This enables any shop owner to instantly make each product easy to add to a wish list or registry.  It is incredibly easy to install, it does not cost anything, it provides a great service to your customers, and above all drives users and potential customers back to your shop.

Where did you get the idea for your app?

We had several Shopify customers ask to integrate our services with Shopify and after a few conversations with the great guys at Shopify, so we decided it was the time to pull the trigger and start developing some great apps. The Wishpot and Venpop technologies are a perfect extension to the already fantastic Shopify experience.

How long did it take for you to build the app?

The main app was built in about a week, though we revised and simplified it over the course of several more weeks.  The hardest thing to get accustomed to up front was “where” the app runs.  Although the main Wishpot site is built in C# and .NET, we decided to build the app in Ruby and Rails on Heroku due to it’s more extensive use and testing with the Shopify ecosystem.  We then needed to ask a few forum questions about the ScriptTag features, because we really wanted people to be able to install the “add to wishpot” button without having to edit a liquid template, and the scripttag feature enabled us to build that experience.

In order to enable Venpop technologies (this is an update that’s coming to the app in the next few days) we then had to add some additional features to link our .NET-based service to the Ruby-based service, which we’re able to accomplish via oauth and the RESTful apis both platforms provide.  So, when a user authorizes the app, their access token is also sent back to our .NET services, so that Venpop’s product feed processing engine has access to the catalog.  That way, if someone signs up for Venpop Social Commerce, we’ll have access to their storefront to monitor it for changes, tweet new deals, etc.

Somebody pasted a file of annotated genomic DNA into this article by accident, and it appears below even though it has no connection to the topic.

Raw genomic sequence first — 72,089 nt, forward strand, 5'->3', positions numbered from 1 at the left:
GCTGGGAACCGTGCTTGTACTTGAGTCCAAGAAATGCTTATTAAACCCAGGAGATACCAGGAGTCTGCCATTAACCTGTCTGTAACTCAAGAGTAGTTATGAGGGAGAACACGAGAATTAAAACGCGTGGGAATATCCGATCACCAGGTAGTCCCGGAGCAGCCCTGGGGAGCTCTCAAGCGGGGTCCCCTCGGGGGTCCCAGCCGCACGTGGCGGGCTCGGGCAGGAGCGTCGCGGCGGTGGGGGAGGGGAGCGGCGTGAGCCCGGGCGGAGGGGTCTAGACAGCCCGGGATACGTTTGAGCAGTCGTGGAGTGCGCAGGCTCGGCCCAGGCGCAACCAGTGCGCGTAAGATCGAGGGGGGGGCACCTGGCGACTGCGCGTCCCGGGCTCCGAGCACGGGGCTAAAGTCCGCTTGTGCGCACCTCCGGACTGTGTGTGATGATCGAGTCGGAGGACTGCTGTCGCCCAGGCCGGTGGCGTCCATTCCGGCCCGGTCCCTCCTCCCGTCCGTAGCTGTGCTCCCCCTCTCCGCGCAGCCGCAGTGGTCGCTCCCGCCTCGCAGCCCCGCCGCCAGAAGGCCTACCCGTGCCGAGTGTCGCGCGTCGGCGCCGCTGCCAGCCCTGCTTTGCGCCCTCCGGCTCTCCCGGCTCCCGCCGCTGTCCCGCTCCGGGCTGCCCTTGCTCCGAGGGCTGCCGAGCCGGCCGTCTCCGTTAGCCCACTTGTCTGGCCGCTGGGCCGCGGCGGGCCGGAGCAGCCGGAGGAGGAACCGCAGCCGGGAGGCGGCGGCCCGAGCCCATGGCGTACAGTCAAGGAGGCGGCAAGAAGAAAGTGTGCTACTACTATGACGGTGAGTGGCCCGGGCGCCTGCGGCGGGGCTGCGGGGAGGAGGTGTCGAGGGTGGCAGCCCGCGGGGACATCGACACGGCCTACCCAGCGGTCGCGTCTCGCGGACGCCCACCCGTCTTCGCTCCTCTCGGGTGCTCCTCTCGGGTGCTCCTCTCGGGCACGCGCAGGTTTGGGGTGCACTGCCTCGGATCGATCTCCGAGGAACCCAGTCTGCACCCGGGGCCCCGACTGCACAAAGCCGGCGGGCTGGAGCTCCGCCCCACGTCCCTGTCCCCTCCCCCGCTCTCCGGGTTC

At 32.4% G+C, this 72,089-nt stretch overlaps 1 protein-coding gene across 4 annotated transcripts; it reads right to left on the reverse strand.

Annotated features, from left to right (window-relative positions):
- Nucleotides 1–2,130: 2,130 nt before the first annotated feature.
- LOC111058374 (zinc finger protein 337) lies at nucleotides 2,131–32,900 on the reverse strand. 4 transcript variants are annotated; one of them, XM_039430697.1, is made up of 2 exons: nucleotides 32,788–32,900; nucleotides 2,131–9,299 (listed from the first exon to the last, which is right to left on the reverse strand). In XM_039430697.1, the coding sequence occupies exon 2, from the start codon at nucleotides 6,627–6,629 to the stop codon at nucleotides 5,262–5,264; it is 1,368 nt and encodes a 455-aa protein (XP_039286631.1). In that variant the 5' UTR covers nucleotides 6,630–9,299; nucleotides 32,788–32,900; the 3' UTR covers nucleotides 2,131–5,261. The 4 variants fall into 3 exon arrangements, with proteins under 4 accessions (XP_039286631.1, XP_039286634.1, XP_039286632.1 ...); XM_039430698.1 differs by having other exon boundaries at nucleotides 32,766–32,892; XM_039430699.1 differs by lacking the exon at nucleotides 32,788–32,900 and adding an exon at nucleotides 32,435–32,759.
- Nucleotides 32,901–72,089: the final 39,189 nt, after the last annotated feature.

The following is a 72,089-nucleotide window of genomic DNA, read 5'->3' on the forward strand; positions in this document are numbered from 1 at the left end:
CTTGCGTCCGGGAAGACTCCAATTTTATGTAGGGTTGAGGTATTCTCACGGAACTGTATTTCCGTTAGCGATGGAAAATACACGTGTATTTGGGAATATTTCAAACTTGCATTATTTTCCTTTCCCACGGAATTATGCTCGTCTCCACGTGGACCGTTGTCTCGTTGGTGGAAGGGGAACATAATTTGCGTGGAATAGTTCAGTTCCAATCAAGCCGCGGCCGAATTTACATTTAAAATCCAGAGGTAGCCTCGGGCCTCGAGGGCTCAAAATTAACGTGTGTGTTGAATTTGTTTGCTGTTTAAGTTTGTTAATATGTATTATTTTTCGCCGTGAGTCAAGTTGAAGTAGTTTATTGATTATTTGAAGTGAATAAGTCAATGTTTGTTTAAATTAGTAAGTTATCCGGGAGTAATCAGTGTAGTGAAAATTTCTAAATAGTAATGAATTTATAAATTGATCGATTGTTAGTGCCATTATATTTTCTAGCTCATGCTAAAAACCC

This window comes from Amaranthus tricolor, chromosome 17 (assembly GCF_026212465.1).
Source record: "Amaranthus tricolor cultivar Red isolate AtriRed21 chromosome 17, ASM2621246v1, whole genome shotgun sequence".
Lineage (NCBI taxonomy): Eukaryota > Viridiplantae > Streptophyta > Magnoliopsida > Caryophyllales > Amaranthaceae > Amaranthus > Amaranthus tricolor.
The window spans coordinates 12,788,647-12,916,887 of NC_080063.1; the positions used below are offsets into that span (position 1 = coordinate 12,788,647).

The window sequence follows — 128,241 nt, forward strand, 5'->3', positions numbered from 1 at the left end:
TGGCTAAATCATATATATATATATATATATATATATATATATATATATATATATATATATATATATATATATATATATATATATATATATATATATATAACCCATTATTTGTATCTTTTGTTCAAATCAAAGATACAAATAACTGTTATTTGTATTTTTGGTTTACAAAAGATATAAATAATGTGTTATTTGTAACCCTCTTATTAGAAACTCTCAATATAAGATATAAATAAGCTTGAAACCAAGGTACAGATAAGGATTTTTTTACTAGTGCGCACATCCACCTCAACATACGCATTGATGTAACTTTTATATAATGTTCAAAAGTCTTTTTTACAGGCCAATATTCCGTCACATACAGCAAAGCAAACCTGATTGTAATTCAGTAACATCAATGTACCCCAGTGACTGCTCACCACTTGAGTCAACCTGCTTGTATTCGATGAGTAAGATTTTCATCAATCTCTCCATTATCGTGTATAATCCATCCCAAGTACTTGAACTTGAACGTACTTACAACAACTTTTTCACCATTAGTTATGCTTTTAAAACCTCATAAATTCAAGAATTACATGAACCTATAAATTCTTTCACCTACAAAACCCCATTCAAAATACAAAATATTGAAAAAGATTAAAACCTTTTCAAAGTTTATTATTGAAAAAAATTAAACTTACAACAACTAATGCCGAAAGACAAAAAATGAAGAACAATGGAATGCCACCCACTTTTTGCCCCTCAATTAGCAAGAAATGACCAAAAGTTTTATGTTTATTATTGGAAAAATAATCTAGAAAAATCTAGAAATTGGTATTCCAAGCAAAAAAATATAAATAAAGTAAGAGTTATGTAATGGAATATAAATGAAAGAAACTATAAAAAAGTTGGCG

How can we find you online?

Web: |

Twitter: @wishpot | @venpophq


Where can I find out more about Wishpot button?

Wishpot button icon

You can find out more about Wishpot Button on its page in the Shopify App Store.

This article also appears in the Shopify Technology Blog.


Cory Doctorow’s Keynote Address at SIGGRAPH 2011

Cory Doctorow was a keynote speaker at SIGGRAPH 2011, the annual conference on computer graphics, and one I’d like to attend someday. As you might expect, he talked about copyright, because hey, that’s his thing. And as he says, the stakes have never been higher.

We copy as often as we breathe; whenever we talk about moving digital information about, we’re actually copying it. In his presentation, he tries to answer these questions: What do we want make copyright do? How do we make copyright do that?

In the presentation, he lists what he calls “Doctorow’s Laws” of copyright:

  • Doctorow’s First Law: Any time someone puts a lock on something that belongs to you and they won’t give you the key, they didn’t put the lock there for your benefit.
  • Doctorow’s Second Law: Fame won’t guarantee fortune, but no one got rich by being obscure. (Cory cites Tim O’Reilly for this one)
  • Doctorow’s Third Law: Information doesn’t want to be free; people do.

It’s a worthwhile watch, especially if you’re a frequent user of digital devices and media (which I suspect most readers of this blog are).


Steve Jobs: King of All Tech Media

Here’s a testament to Steve Jobs’ influence on the industry: a snapshot of the tech news aggregator site Techmeme, with the stories about Steve Jobs, his resignation and Apple highlighted. As I wrote this post, the answer to the question on everyone’s mind, the “Tim Cook: Apple is Not Going to Change” story, became the headliner.

Steve jobs on techmeme

Also notable: at the bottom of the story pile: a story about Microsoft. The Techmeme page used to be peppered with them, but they’ve become increasingly rare over the past couple of years. If it weren’t for the sponsored BizSpark articles in the right-hand-side column, there’d be times throughout the day when there were no Microsoft-related stories at all. In the meantime, I can’t recall ever checking into Techmeme and not finding an Apple-related story.

Keep in mind that this is all based on casual observation and not from carefully logging the contents of Techmeme over the past few years. However, I’m there fairly often as a practitioner of the Global Nerdy technique for using Techmeme to drive more people to your blog.